Using Fartlek Strategy for Winter Running & Fitness

In Canada, the race calendar in late fall and winter starts to thin out quite a bit, making following a specific training plan less essential. While heavier use of cross training and strength training is an option, why not spice it up a bit by adding a fartlek training strategy to maintain, maybe even grow, your fitness at this time of the year? 

Fartlek involves varying the pace of your running depending on how you feel and the conditions outside. As I’ve posted before (Check out: Fartlek is for All Runners), the fartlek strategy was first developed by a running coach from cold, snowy Sweden. To good effect as it produced multiple world class runners. One such runner was Gunder Hägg, who set world records on eight separate occasions for different distances. (The picture at the top of this post shows Hägg setting the mile world record for the first time in Gothenburg, Sweden in 1942.) During these years of setting world records, Hägg did fartlek running as part of his training plan. For instance, the picture below shows Hägg is doing some deep snow running as part of a winter fartlek strategy.
Gunder Hägg (in foreground) runs in deep snow at Vålådalen, Sweden

While I’m passing on running in knee-deep snow, my twice-weekly fartlek run will start out being at my steady pace - able to talk with ease in full sentences and breathing comfortably. Then in the second half, I’ll speed up to the point where I’m only able to talk in short sentences and my breathing becomes more noticeable and easier to count, then back down to my steady pace. I’ll continue this pattern of speeding up then back to steady pace for the whole second half of the run.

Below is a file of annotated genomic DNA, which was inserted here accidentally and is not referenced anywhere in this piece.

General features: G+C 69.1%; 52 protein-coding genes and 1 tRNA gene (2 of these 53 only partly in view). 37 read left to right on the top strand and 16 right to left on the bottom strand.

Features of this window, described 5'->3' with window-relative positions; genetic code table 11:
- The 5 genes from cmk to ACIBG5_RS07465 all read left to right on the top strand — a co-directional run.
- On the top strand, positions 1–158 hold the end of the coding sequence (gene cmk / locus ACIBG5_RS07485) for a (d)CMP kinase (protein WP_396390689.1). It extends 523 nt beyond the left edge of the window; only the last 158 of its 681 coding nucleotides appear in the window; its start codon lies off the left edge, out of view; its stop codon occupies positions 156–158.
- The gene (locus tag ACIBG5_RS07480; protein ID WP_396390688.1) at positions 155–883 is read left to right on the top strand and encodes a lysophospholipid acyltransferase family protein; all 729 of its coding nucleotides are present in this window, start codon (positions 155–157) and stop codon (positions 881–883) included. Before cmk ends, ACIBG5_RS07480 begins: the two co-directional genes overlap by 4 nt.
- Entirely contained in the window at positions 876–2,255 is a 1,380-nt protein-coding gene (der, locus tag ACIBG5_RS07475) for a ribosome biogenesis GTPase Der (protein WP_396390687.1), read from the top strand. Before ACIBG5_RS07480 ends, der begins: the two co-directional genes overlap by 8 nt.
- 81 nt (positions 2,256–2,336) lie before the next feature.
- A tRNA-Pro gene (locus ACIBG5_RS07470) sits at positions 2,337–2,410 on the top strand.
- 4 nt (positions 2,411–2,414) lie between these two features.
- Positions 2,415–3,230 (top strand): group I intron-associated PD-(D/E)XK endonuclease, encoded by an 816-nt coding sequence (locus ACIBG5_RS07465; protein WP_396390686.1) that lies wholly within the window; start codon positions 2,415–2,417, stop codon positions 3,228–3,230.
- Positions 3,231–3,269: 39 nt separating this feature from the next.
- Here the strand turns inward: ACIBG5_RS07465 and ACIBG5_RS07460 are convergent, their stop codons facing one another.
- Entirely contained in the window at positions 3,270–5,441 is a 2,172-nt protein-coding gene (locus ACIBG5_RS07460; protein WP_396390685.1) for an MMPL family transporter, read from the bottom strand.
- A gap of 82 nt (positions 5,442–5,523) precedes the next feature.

Once my race schedule resumes, I can transfer from fartlek runs to pace-based runs like tempo runs and intervals.

Thanks for reading.
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At this time of the year, more emphasis on cross training and strength training is an option, which I posted on before. Also adding a fartlek training strategy to other cross training activities, like standing bike intervals is something to consider. Check out:

I’ve posted on fartlek running before, where I describe other runs like, New Zealand fartlek and Holmér fartlek. Check out: 

The fartlek run described in this post uses running by feel as a guide. For more, check out:

During colder snowy weather, sports nutrition also changes to emphasizing the thermogenic quality of food and fluid. Vice versa, at this time of the year endurance athletes in the southern hemisphere need sports nutrition strategies for handling warm weather. For more, check out:
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An unexpected snowfall led to me adding more fartlek runs into my schedule. And a couple of weeks in and I’m glad I made the change! Any questions via email can be directed to:


Experiment of One Coaching covers topics ranging from running, strength training, health & wellness, sports nutrition to travel. I usually post once or twice a month.